“Groupthink”: At what point does collaboration intrude on the self?

First off, hello! And Merry New Year! To those of you who actually noticed my hiatus, I thank you. I meant to leave a “gone skiing” sign before I disappeared, but some of you already knew where I’d gone. And my apologies to those who would like to know what went on behind that sign, but believe it or not, I do try to keep at least some of my life private.
What I will say, is that without realizing it from the get-go, I embarked on a Solo-cation. I got out of town for two weeks, away from my normal routine and my reliable network of friends and confidantes – to get in touch with myself.
When I got home, I noticed an interesting article in the NYT about “The Rise of the New GroupThink,” http://nyti.ms/ydO6ho  which discusses how solitude is out of fashion, and how our companies, schools and culture are in thrall with the notion that creativity and achievement sprout from gregarious collaboration. Lone geniuses are out.
Hmm. This idea conflicts with one of my favorite quotes (etched onto the cover of my journal): “Solitude breeds innovation.”
Picasso said it best: “Without great solitude, no serious work is possible.”
Picasso meant “work” as the process of creation that breeds a tangible creative outcome. 
But it made me consider the term “work” on different terms: working in solitude emotionally – on oneself. The process of shutting out all distractions, including the voices of those closest to us, in order to see oneself clearly.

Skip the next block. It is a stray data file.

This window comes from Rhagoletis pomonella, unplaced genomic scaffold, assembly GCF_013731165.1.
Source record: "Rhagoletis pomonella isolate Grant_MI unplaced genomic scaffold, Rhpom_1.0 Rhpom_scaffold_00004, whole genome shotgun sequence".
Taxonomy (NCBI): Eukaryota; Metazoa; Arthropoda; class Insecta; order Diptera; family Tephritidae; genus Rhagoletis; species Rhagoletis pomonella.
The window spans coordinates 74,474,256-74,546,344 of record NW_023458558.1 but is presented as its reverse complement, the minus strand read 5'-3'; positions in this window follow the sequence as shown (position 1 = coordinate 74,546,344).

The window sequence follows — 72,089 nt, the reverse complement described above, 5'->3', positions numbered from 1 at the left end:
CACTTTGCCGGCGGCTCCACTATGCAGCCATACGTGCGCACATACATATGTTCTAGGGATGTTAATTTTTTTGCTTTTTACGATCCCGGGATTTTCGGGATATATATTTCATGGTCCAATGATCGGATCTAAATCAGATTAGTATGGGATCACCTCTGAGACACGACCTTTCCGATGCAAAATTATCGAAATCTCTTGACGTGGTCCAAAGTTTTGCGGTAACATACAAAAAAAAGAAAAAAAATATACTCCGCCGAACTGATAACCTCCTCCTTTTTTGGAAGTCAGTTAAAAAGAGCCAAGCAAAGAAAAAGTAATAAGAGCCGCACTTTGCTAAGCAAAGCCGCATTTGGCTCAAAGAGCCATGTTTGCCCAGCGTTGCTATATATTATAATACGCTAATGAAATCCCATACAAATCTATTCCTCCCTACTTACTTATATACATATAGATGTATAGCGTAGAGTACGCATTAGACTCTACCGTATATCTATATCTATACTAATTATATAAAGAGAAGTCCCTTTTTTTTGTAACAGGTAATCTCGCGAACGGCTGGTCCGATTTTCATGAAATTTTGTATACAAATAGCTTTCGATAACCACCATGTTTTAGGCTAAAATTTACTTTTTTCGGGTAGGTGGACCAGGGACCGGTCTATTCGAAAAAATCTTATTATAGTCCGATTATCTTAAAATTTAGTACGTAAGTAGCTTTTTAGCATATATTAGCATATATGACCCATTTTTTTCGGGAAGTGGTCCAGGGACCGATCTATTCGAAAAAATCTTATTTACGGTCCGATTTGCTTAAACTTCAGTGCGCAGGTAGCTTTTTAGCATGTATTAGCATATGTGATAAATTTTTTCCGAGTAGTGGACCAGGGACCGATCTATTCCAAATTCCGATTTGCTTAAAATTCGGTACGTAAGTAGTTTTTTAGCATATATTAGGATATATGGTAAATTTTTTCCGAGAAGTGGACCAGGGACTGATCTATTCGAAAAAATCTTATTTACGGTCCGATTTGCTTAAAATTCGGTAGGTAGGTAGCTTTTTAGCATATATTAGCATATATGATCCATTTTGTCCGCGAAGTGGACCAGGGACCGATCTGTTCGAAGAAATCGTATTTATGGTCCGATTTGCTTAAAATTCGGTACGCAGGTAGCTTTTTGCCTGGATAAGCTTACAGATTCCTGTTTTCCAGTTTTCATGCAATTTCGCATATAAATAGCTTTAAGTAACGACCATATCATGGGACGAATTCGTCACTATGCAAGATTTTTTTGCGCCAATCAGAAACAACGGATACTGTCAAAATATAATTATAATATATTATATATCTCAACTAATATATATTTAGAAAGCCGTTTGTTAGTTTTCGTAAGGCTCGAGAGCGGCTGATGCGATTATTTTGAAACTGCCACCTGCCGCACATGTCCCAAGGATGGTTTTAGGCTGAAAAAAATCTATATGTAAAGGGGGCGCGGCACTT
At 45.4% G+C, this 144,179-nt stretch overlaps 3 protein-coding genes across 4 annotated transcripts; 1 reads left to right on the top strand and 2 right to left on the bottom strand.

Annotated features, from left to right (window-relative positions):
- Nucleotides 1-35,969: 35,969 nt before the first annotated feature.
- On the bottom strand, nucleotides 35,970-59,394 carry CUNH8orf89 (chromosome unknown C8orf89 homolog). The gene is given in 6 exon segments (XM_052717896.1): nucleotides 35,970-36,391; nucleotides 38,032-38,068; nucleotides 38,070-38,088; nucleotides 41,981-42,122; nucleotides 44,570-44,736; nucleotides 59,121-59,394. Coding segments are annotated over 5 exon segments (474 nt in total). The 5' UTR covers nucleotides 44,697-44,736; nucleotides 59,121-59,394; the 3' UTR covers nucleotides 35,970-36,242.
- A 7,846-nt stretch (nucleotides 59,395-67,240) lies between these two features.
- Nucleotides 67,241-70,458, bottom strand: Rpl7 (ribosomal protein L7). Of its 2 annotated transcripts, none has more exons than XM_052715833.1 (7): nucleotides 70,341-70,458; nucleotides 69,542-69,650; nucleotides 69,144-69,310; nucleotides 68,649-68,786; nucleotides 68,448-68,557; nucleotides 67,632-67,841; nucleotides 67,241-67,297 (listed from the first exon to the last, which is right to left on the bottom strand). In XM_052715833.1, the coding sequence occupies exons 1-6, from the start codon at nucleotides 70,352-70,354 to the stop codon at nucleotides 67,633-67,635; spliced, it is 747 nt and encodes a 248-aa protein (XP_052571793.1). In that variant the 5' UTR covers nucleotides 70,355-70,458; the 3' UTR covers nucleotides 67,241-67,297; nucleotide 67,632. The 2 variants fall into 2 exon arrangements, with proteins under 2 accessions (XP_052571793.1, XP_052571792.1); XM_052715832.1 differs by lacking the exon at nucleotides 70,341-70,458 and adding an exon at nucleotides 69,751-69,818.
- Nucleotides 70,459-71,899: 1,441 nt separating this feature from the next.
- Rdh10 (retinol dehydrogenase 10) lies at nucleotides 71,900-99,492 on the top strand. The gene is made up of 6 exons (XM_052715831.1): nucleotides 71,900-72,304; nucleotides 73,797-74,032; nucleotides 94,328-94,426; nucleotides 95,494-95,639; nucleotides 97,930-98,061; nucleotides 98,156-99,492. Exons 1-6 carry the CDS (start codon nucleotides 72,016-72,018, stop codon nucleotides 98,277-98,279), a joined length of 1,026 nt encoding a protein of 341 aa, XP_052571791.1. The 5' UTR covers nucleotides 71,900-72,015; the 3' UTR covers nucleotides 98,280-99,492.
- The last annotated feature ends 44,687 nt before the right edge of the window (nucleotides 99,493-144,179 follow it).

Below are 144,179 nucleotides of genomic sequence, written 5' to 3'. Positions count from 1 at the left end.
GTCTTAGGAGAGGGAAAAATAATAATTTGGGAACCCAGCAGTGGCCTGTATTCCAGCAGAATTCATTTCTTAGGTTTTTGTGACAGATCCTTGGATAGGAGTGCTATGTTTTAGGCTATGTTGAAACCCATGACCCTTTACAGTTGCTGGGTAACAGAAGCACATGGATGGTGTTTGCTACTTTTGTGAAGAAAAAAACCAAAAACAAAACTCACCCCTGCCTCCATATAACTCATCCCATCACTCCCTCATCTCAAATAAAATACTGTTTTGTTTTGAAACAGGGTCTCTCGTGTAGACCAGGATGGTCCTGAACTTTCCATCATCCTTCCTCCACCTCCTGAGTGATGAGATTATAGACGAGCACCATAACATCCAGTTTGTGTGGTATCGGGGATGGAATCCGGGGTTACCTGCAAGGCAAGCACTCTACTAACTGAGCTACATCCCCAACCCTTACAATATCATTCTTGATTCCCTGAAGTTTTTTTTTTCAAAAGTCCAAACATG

I have a vibrant and extensive support system of friends and advisors, whom I am grateful for and love dearly. Most of them are women. Some are men. Not to mention my two sisters and my mother. That’s a lot of opinions. Or GroupThinking (and Feeling).
During all of my past relationships (marriage not included), I courted and embraced the GroupThink, even while cognizant of its potential to obfuscate my own true feelings or gut. It was a choice I made. Don’t share with those close to you and risk losing that closeness, or share and discuss, knowing that the advice is not always aligned with what’s best for you.
So when I went on my holiday abroad, on the threshold of a new relationship that comes with the challenges of any new beginning, I didn’t purchase an international phone. I didn’t have BBM. I didn’t have easy access to Internet. I was forced to shut off the wireless friendship network.
At first, it felt as if I was in rehab. In a moment of confusion or difficulty, my instinct was to reach out to this network. And when I realized that I could not – that I had to sit in and sift through the gray on my own – I felt an unsettling reprogramming of my thinking.  I was out of the zone, thousands of miles out of my comfort zone, with no access to collaborative feelings.
Most of resist the discomfort zone. Our instinct is to flee at all costs. But when we can recognize it as a signal, as an opportunity for learning and change, and force ourselves to hang out in that place, the outcome is rewarding, if not empowering.
When I landed in JFK and turned on my Blackberry, the flashing red light of incoming messages induced a thrilling sensation, akin to a drug offering to an addict.  “How was it? I want to hear everything!” or, “I’m sure you’re exhausted but call me this week so we can talk.”
I felt a combination of both gratitude for the loving concern, and conflict over the revelation that the growth I had experienced had been earned in the absence of such inquiries.
I’d be lying if I said I didn’t return to feeding those connective channels. I genuinely missed my friends, especially my sisters and mother. I was more grateful for them than I had been before I left.  
But I took a chance and tried on something new: “It was great. But it’s a long story, and I don’t have the energy, or the need, to talk about it….”
A few of my confidantes replied with: “I understand. But call me, give me a brief recap?” 
But to my surprise, and relief, many of them said, “I understand. I’m here if you feel like talking.”
A few days later, when I did feel the need to talk, I took out my journal (and my novel in progress), and talked to them instead.